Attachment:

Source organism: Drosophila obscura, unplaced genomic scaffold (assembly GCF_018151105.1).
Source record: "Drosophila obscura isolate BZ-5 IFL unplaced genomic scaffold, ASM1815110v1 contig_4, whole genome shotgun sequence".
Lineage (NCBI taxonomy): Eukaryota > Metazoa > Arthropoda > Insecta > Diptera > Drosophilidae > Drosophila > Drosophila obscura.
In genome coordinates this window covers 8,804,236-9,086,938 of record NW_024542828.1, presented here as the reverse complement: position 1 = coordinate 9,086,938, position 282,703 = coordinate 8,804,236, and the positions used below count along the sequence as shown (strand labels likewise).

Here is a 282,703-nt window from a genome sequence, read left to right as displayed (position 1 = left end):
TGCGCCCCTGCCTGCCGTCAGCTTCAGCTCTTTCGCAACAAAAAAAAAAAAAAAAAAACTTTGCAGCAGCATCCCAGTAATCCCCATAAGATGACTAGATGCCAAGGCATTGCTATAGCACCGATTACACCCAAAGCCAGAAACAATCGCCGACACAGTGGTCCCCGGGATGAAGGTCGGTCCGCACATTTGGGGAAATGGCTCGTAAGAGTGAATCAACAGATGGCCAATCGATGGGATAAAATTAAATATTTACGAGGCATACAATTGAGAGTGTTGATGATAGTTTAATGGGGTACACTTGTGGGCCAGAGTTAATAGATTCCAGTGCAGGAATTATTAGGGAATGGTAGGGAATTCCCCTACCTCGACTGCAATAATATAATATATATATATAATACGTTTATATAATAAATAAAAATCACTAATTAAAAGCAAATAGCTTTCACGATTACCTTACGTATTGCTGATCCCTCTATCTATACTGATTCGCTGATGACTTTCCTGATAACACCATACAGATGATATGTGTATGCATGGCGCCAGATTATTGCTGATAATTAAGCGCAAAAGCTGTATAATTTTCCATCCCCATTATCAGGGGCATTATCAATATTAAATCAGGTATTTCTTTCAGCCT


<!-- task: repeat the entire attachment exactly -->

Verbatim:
Source organism: Drosophila obscura, unplaced genomic scaffold (assembly GCF_018151105.1).
Source record: "Drosophila obscura isolate BZ-5 IFL unplaced genomic scaffold, ASM1815110v1 contig_4, whole genome shotgun sequence".
Lineage (NCBI taxonomy): Eukaryota > Metazoa > Arthropoda > Insecta > Diptera > Drosophilidae > Drosophila > Drosophila obscura.
In genome coordinates this window covers 8,804,236-9,086,938 of record NW_024542828.1, presented here as the reverse complement: position 1 = coordinate 9,086,938, position 282,703 = coordinate 8,804,236, and the positions used below count along the sequence as shown (strand labels likewise).

Here is a 282,703-nt window from a genome sequence, read left to right as displayed (position 1 = left end):
TGCGCCCCTGCCTGCCGTCAGCTTCAGCTCTTTCGCAACAAAAAAAAAAAAAAAAAAACTTTGCAGCAGCATCCCAGTAATCCCCATAAGATGACTAGATGCCAAGGCATTGCTATAGCACCGATTACACCCAAAGCCAGAAACAATCGCCGACACAGTGGTCCCCGGGATGAAGGTCGGTCCGCACATTTGGGGAAATGGCTCGTAAGAGTGAATCAACAGATGGCCAATCGATGGGATAAAATTAAATATTTACGAGGCATACAATTGAGAGTGTTGATGATAGTTTAATGGGGTACACTTGTGGGCCAGAGTTAATAGATTCCAGTGCAGGAATTATTAGGGAATGGTAGGGAATTCCCCTACCTCGACTGCAATAATATAATATATATATATAATACGTTTATATAATAAATAAAAATCACTAATTAAAAGCAAATAGCTTTCACGATTACCTTACGTATTGCTGATCCCTCTATCTATACTGATTCGCTGATGACTTTCCTGATAACACCATACAGATGATATGTGTATGCATGGCGCCAGATTATTGCTGATAATTAAGCGCAAAAGCTGTATAATTTTCCATCCCCATTATCAGGGGCATTATCAATATTAAATCAGGTATTTCTTTCAGCCT